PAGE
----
Friday, September 16, 2011

On the health of your digestive tract

On of the followers of this blog made an observation in a previous post that got me more worked up than it should have and I posted a comment on my own blog (gasp!), but the point bears repeating in a longer thought.

Badscribbler said that he wouldn't drink something that had been sitting out for 2 months as a matter of principle. It got me thinking about our distance from food production and how little most people know about how food is made. Salami for instance is dried and aged in a cool, but not cold environment 50-60°F, an aged steak is in a similar environment and that white stuff on the outside of your salami (actual artisan stuff not the shit you buy in your local grocer) is a healthy kind of mold, Yogurt is filled with probiotics but ultimately these are bacteria. Cheese is made with Renet(stomach acid) and and active culture (more bacteria). The manufacture of food, and USDA's insistence that food last for an eon has lead to the introduction of preservatives or chemical additives that kill the healthy cultures that make up and make our food. Ever stop to wonder the reason blue cheese stinks? These are living pieces, and they help us digest and are vital to healthy systems. We used to eat much more fermented foods, but the funk fell out of favor for sweetened and murdered by processing food.

Now you will have to pardon me, because I am a tiny bit passionate about these types of things and they are a very big part of my hobbies. I haven't made cheese in a while because it really is pretty expensive and the preggo shouldn't eat it(listeria will kill the baby, even if it just makes her sick). But when compared to buying living and beautiful artisan cheese some of the amazing cured artisan meats around here the cost of my hobbies is surprisingly less than it seems like it would be. The reason it is less is they mostly take time, so if it is time you are willing to spend, then they are not as costly if you value your time in different ways then producing your own food is incredibly expensive. We have a immersion bath for making yogurt, and are waiting for my wife to not be pregnant to use it, I am saving to buy the meat grinder for the kitchenaide and will produce sausages in due time. My wife is disgusted by it, but I plan on making sauerkraut this winter in a Red Wing crock no less!

In short I think knowing where your food comes from is important, and I am working on being a locovore (eating food that is from near me) and for the things it doesn't make sense to make I buy and try to buy it from producers in my state. I cannot buy a Pineapple from Washington obviously, but temperature/climate sensitive items aside with a little work you can find things produced near you, and the premium is relatively modest now but as gas prices continue to go up I think you will start to see parity and even declining prices for locally produced foods.

10 comments:

  1. I agree there is deffinitly a disconect in some people regarding how food is made! They think if it came in a nice package it was made in that nice package! For people like that I recomend watching videos on how things are made!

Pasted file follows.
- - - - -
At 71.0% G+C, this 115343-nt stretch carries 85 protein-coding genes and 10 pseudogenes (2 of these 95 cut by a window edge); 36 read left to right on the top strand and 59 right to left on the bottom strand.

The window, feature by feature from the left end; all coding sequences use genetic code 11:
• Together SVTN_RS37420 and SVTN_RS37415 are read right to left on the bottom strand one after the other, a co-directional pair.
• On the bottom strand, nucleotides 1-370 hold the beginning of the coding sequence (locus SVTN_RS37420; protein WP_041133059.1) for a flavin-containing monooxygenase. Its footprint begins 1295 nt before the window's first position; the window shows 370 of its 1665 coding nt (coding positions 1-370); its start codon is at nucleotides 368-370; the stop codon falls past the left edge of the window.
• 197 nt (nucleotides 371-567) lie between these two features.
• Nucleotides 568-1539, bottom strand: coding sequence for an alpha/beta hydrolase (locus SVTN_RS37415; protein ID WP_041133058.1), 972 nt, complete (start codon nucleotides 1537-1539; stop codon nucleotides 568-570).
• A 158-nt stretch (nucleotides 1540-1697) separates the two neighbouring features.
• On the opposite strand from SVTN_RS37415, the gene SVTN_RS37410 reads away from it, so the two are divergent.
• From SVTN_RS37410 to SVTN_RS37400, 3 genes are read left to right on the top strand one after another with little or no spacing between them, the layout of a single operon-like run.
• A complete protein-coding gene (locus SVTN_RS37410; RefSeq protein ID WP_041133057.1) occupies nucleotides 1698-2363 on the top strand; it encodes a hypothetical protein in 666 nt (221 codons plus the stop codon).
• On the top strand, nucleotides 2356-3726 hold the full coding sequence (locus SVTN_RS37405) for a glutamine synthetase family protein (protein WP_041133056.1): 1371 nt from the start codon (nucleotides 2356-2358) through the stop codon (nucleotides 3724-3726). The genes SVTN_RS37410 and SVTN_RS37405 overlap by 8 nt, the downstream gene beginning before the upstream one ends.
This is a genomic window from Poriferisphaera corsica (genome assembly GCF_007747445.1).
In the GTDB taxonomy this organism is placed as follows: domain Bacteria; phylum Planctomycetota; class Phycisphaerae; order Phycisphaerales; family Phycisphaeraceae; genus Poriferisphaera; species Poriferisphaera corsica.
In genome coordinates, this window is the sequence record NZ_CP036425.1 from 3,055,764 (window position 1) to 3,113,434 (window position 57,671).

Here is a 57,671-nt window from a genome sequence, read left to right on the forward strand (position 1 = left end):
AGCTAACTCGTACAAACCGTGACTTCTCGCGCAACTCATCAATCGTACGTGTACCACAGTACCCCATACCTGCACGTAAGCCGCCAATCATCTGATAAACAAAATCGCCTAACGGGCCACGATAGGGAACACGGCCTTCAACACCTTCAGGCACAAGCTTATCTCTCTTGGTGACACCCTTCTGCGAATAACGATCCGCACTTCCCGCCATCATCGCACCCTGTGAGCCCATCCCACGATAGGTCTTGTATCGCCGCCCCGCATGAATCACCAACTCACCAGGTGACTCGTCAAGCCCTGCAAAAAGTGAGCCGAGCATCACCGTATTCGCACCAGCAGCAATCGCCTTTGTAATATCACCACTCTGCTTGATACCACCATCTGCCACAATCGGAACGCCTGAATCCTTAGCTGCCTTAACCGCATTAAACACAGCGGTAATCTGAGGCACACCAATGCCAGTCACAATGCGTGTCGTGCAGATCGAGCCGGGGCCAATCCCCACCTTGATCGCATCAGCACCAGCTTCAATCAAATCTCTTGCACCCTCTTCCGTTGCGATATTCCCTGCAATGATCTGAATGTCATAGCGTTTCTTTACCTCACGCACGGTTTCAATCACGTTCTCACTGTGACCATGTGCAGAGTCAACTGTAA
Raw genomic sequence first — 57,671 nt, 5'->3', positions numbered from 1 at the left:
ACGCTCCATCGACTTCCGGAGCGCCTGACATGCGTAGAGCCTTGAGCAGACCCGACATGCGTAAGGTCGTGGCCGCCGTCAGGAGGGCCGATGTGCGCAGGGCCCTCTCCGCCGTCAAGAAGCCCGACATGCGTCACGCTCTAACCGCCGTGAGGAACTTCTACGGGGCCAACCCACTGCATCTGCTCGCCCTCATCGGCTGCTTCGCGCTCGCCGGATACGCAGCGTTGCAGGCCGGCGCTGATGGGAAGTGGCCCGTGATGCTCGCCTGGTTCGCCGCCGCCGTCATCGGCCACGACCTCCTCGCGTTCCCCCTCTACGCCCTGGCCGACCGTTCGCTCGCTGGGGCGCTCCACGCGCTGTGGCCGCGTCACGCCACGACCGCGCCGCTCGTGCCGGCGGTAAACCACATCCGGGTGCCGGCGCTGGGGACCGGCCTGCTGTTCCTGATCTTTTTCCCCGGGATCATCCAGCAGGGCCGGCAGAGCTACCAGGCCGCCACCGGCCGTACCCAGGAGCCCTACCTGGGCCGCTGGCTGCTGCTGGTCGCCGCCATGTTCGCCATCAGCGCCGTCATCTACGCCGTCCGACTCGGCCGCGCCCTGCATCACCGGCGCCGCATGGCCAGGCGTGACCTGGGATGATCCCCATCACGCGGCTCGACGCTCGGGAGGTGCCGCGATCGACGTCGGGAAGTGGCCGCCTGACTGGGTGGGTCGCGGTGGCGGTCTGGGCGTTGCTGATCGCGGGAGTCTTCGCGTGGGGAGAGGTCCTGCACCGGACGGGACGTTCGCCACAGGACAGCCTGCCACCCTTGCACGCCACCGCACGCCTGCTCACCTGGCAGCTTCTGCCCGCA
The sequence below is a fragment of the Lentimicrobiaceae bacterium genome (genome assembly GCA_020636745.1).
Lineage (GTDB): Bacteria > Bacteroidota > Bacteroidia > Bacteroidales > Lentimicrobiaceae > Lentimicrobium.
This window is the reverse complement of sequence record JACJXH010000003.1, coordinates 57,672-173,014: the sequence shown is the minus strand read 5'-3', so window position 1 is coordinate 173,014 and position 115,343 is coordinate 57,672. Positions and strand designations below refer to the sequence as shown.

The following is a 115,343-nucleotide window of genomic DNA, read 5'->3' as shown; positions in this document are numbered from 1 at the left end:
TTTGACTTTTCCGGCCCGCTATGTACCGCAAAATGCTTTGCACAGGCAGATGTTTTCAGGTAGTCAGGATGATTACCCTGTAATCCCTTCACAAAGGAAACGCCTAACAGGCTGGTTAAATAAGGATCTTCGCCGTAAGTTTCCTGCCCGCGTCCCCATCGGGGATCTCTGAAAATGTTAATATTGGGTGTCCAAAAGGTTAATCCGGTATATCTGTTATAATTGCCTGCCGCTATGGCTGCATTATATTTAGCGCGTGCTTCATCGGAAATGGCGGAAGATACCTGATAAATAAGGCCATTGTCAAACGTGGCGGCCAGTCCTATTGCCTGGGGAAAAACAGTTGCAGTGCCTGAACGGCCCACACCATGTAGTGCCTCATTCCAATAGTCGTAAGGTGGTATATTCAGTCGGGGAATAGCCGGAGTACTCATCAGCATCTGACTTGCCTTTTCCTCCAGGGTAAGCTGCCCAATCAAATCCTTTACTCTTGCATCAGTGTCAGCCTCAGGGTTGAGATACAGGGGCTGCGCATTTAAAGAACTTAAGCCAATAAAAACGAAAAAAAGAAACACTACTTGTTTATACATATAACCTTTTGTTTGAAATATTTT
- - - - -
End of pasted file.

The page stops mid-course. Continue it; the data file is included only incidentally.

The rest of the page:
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  2. That's why I grow all of my veggies, not only taste better, but I've been involved in every step.

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  3. I run into the same thing with people and plants, I'm even going to get chickens soon - obviously for eggs and meat - I grew up on a farm/ranch so this stuff is old news to me, but most people have no idea where their food comes from, or what it takes to get it on their plate, they think if it's not wrapped in plastic - its bad.

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  4. I didn't quite say I wouldn't always eat such things. It's more I wouldn't want to be the first as it seems a bit insane in the "hey bob that's rotting I bet you wont' eat it" sense. I'm actually from semi rural area and have been involved in quite a few food making procedures and even a bit of deer gutting. Though it is a point taken I'm surprised how few people know where their food comes from or are "Grossed out" by cow tongue or pigs feet as they eat their burger.

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  5. Being a locovore sounds like too much effort..

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  6. The whole locovore sounds very interesting :)

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  7. Interesting...
    alphabetalife.blogspot.com

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  8. I am intrigued simply because I DON'T know how a lot of my food is made, and I can admit that. However, as sub radar said, that's why I make a conscious effort to try to grow whatever I can so I can at least control that--no pesticides here, thanks.

    But trust me, you won't see me denying an aged steak any time soon...

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  9. You need to also read the Omnivore's Dilemma, I think you would dig it. One food thing we've noticed at my house is once the husband quit drinking soda it opened his palate up to a new world of flavors. Now he enjoys and tastes food that before was clouded by all of the fake sweeteners in diet/zero soda. The man will eat tomatoes now, raw! It's nuts. We even go the square foot gardening book (another I recommend you check out) after my mom recommended it to us and his brother had his own square foot beds growing in the back yard. I'm all for sustainable, local & organic whenever I can.

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  10. @ badscribbler - have you ever eaten kim chi?

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